Honoring the Life of Alice Barkley

Alice Barkley

The North Carolina Humanities Council commemorates the life and achievements of Former Executive Director Alice Barkley. Alice Robioux Smith Barkley passed away on December 7, 2015, surrounded by her family. Alice was born on December 15, 1935, to Ruth Alice Tilley Smith and Albert Eldridge Smith in Greensboro, North Carolina. A proud North Carolinian, Alice called several cities home, including Raleigh, Chapel Hill, Greensboro, and most recently Davidson.

A passionate advocate for academics and higher education, Alice began her education at the Woman's College of the University of North Carolina in Greensboro. After taking a sabbatical to raise her children, Alice completed her undergraduate degree in Religious Studies in 1978 at the University of North Carolina at Greensboro. Alice began her professional career as a volunteer for the North Carolina Humanities Council in 1982. Fiercely intelligent, she worked her way up to program associate and was named the Executive Director in 1989. Alice served the Council for 13 years in that role until her retirement in 2002. During her tenure as director of the Council Alice initiated many new efforts to include of small, community-based groups in grant-making programs. She also worked to foster new partnerships with the literacy programs like Motheread/Fatheread and she strengthened programs for K-12 educators through her dedication to the Council’s Teacher’s Institutes.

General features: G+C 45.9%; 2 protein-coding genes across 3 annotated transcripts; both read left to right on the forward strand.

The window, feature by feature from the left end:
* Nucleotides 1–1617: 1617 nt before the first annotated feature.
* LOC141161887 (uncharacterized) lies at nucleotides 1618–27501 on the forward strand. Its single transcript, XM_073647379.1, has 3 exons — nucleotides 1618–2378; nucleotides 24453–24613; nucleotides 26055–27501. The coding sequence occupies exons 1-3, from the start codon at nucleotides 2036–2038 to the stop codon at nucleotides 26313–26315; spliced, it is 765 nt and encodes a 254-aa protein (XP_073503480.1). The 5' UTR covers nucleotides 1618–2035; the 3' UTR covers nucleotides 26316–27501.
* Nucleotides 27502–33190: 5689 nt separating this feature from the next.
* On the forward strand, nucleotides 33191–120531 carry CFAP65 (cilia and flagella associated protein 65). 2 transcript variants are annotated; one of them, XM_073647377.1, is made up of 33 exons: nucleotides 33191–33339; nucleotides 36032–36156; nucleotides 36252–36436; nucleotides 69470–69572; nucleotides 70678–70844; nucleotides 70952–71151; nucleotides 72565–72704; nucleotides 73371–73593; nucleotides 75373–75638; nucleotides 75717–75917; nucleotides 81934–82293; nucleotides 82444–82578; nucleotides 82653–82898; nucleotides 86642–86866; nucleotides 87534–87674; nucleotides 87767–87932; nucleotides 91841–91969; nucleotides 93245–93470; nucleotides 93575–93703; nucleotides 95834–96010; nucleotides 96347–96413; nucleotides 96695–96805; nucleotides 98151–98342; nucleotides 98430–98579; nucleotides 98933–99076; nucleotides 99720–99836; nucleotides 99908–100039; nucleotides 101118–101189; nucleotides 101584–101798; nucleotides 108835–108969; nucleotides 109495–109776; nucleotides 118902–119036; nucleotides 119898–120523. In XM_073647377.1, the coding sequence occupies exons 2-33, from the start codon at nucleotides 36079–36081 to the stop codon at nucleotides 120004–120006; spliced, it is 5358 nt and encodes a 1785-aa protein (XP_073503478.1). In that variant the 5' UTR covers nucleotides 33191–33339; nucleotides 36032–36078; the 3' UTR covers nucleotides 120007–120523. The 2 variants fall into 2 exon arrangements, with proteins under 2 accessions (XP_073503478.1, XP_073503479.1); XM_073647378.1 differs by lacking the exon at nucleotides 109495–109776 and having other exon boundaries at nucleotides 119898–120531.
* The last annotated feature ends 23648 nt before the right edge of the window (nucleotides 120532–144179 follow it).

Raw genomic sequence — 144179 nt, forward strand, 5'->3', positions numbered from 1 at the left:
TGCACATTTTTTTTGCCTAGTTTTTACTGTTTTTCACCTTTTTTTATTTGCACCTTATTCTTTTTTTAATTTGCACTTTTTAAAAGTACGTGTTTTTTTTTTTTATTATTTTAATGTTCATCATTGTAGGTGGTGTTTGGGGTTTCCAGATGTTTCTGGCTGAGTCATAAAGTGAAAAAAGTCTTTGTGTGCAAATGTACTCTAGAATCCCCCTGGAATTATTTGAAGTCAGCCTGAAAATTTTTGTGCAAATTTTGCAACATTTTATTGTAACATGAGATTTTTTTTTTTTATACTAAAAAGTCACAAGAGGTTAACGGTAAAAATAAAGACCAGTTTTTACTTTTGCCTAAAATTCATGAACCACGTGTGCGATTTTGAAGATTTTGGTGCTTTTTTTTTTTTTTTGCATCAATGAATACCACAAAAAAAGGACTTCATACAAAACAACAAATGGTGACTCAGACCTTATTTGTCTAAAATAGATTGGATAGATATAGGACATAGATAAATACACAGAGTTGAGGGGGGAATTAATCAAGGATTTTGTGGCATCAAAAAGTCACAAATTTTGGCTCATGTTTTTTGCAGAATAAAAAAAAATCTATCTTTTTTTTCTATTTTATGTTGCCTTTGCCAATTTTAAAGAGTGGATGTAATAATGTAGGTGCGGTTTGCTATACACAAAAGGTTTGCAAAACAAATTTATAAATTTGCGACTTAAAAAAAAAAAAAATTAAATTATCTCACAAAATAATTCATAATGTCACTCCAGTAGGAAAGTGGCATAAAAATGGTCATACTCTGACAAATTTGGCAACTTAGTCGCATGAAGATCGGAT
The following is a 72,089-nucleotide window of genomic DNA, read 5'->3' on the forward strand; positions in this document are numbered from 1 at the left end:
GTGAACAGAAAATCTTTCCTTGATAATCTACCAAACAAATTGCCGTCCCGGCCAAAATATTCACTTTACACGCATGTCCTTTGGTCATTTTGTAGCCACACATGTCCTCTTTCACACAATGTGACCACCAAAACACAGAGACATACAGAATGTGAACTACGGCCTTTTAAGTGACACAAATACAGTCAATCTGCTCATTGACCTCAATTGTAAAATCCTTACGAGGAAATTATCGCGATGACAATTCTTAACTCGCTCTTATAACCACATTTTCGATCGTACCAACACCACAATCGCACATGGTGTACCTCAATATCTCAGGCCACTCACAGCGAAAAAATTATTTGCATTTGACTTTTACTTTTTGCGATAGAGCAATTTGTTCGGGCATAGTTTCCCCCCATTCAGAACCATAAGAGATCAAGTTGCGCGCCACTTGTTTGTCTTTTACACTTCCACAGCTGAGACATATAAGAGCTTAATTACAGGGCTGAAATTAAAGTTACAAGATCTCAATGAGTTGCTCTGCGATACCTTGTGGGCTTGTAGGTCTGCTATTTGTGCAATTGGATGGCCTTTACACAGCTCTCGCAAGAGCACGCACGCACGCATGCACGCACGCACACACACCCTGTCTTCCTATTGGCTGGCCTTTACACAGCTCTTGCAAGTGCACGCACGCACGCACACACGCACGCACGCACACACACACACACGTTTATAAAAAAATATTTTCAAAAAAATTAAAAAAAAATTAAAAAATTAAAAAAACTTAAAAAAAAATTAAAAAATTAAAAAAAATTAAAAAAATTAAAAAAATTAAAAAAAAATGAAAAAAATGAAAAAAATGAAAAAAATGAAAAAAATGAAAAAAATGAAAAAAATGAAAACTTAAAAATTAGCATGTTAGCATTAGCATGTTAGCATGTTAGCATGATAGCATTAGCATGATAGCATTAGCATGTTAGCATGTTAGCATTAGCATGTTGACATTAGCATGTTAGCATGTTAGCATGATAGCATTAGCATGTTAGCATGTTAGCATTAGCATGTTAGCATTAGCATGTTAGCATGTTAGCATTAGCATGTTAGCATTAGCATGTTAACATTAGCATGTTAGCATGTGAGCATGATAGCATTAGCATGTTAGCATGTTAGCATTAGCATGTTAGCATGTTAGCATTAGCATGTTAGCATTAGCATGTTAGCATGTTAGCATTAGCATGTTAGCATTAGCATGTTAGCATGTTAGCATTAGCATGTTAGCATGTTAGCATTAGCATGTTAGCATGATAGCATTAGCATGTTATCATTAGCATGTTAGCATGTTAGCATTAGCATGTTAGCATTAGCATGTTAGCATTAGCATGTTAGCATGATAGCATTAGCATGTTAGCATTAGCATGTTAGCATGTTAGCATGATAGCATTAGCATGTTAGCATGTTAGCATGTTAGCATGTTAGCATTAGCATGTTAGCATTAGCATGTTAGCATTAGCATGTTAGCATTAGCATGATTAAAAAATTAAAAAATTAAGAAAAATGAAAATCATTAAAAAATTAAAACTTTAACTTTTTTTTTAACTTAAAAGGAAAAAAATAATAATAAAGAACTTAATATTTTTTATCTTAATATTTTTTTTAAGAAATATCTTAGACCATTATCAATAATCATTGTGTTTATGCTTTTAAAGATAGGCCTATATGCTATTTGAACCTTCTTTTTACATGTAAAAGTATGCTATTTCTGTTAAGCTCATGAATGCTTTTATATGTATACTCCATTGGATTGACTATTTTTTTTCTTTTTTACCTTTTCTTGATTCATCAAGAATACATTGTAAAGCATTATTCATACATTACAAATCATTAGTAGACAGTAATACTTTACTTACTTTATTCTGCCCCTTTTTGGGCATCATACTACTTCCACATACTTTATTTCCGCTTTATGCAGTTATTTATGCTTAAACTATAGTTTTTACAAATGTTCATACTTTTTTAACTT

Alice Barkley believed that “many of the voices in the state have no way of being heard,” without help from the North Carolina Humanities Council. To learn more about Alice’s significant contribution to public humanities in North Carolina please read this article.

The North Carolina Humanities Council thanks and honors Alice for her many years of service and leadership given to support this organization.

A memorial service will be held at Selwyn Avenue Presbyterian Church in Charlotte on December 12, at 5:00 p.m. If you would like to express your condolences more information can be found here.